From their website it seems like this "special offer" still is the real deal, that is watching the chef prepare it, eating slowly piece by piece (as opposed to getting a large plate with 10 nigiri on it...). Can you confirm this?

                          Second question: I would like to try more exotic fish too. Do you think I could let them know, or is this 10k special a set deal?

                          1. re: Scharn

                            Yes, piece by piece, like a bear in the woods. If you want other things aside from the set (which is usually a fine selection of what's good that dat) you can order by the piece (and pay accordingly).

                  2. re: Uncle Yabai

                    Wonder why i was only offered 20k, 30k and 50k for Sat lunch at Kanesaka? Could it be the weekend rate?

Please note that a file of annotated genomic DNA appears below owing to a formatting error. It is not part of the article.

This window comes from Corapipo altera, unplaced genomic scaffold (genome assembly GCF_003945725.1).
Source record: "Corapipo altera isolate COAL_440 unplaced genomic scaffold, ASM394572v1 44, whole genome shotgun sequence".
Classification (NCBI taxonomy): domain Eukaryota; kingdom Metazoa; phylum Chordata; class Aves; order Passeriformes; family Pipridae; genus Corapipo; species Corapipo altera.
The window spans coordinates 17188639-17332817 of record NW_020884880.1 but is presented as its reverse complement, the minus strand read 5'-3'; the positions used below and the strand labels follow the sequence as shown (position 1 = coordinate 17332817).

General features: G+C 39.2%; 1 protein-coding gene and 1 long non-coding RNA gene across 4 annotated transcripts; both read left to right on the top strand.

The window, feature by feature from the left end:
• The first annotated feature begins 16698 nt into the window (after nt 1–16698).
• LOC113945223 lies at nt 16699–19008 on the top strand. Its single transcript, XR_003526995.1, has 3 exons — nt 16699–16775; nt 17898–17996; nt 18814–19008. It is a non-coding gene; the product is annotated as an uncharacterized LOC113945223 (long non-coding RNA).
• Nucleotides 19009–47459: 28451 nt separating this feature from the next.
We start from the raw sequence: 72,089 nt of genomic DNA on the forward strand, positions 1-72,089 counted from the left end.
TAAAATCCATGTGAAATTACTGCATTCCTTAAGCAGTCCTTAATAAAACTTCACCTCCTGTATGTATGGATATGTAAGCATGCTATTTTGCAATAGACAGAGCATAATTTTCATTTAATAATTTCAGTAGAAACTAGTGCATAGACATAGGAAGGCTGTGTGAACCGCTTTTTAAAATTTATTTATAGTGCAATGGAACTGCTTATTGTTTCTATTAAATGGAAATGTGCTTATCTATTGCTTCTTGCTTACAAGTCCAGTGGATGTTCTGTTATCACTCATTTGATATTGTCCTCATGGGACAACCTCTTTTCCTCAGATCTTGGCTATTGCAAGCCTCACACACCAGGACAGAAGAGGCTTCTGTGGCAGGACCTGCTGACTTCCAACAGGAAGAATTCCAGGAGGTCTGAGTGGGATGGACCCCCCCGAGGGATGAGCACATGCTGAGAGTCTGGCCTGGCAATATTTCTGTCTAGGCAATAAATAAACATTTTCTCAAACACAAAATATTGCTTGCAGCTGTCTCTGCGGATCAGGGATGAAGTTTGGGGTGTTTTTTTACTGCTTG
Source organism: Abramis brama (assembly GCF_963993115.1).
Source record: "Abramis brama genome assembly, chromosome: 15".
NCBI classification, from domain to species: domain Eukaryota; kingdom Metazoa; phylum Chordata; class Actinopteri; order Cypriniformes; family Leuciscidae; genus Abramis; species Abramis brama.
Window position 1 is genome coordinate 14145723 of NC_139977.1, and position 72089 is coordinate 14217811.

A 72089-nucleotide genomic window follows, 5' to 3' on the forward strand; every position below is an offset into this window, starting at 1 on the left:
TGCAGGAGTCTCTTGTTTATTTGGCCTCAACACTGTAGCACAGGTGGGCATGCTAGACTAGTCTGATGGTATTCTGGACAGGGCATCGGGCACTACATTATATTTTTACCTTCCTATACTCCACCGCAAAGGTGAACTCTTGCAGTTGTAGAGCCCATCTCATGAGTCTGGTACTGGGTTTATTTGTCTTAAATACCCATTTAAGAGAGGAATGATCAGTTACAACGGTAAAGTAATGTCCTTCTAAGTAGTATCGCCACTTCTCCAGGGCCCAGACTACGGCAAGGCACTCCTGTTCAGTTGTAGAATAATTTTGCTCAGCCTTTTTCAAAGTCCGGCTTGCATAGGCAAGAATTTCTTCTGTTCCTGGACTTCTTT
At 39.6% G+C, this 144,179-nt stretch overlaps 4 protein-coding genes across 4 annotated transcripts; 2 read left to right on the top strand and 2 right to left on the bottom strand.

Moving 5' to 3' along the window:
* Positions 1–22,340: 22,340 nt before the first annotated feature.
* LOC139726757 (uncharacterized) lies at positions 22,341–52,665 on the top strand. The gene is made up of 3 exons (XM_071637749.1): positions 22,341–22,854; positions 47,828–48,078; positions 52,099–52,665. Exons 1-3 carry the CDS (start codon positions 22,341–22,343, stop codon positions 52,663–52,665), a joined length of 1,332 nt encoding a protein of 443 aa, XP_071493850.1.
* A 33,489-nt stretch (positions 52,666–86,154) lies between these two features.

Have to admit, chose Kanesaka because i wasn't sure how a non-Japanese speaking solo diner would fare at Mizutani where as the jovial atmosphere at Kanesaka had everyone chatting and laughing over lunch. All were quite amused that i couldn't converse in Japanese but could rattle off many sushi/fish names which i'd memorised.

                  3. Thank you all for your responses... they have been most helpful.

                    I've settled on Sushi Kanesaka for one night and Mizutani the following week before I leave Japan.

                    Unfortunately, because of the cost, it looks like I'll be eating Ramen for the rest of the week. :)

                    3 Replies
                    1. re: JAL777

                      Ramen for the rest of week? Not a bad idea! Udon, soba, tonkatsu, J-curry and gyudon are all other cheap meals.

                      1. re: lost squirrel

                        I was told Kanesaka has a 5000Y + 10000 lunch omakase. Is this true? Also, do they do a la carte or solely omakase?